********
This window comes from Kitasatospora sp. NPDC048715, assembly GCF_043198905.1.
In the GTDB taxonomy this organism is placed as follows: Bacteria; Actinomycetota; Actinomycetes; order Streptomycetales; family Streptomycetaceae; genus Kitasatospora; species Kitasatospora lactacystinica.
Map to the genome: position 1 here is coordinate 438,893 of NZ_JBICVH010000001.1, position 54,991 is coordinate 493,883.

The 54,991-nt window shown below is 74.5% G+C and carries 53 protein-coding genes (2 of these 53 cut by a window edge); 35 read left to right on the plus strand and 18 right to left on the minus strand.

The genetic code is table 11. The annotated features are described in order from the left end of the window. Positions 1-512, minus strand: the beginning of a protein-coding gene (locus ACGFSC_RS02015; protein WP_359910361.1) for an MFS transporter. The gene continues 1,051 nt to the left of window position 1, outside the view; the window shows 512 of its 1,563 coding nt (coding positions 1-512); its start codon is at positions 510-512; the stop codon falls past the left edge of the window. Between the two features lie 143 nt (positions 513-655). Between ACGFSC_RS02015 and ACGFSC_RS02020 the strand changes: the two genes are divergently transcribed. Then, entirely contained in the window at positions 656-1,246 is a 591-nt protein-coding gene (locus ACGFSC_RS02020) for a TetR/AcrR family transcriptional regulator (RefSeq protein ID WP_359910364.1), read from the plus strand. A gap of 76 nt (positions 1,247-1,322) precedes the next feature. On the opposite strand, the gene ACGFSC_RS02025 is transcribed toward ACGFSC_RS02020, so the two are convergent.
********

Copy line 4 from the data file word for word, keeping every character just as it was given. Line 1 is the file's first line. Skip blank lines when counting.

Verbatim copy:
The 54,991-nt window shown below is 74.5% G+C and carries 53 protein-coding genes (2 of these 53 cut by a window edge); 35 read left to right on the plus strand and 18 right to left on the minus strand.